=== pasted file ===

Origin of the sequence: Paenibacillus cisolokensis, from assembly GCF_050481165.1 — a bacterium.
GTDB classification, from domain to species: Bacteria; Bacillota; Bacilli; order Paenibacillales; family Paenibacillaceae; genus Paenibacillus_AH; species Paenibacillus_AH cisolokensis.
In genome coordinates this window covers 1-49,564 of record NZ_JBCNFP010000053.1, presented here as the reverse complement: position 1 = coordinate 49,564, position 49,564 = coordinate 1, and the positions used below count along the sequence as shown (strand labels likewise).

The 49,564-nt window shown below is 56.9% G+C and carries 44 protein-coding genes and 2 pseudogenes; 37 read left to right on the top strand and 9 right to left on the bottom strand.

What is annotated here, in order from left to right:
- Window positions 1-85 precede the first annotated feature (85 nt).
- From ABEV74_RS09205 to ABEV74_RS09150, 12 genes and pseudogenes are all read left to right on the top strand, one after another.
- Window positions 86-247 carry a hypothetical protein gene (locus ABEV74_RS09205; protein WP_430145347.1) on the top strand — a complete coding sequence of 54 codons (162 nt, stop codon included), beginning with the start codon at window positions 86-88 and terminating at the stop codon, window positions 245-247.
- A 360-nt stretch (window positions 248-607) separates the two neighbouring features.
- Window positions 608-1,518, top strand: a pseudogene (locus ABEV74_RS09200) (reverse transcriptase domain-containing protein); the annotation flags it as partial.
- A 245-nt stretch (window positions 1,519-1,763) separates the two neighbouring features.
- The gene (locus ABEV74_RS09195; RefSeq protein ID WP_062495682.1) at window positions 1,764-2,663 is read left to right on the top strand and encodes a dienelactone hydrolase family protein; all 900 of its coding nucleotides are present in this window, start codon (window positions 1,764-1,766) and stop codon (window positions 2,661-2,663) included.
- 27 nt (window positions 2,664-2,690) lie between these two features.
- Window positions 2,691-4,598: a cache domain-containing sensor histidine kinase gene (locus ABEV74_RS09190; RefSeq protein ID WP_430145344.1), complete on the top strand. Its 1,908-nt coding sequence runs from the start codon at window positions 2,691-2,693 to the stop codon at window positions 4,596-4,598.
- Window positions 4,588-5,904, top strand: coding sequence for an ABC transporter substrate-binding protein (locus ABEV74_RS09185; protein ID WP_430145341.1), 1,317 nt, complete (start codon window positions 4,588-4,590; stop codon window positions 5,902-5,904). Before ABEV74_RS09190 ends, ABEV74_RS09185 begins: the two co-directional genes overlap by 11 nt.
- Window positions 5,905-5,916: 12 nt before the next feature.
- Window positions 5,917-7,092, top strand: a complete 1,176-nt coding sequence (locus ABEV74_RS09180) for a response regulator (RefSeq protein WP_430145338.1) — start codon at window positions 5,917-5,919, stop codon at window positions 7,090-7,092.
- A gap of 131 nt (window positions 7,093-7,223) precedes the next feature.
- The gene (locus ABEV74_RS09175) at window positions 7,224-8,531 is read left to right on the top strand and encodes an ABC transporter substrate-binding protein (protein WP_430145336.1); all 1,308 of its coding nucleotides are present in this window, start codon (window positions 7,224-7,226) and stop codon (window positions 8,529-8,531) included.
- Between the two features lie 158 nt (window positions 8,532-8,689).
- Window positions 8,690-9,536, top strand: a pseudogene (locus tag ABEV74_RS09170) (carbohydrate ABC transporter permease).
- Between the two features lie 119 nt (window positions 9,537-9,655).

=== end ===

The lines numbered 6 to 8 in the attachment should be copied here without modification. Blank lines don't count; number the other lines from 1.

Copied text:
- Window positions 1-85 precede the first annotated feature (85 nt).
- From ABEV74_RS09205 to ABEV74_RS09150, 12 genes and pseudogenes are all read left to right on the top strand, one after another.
- Window positions 86-247 carry a hypothetical protein gene (locus ABEV74_RS09205; protein WP_430145347.1) on the top strand — a complete coding sequence of 54 codons (162 nt, stop codon included), beginning with the start codon at window positions 86-88 and terminating at the stop codon, window positions 245-247.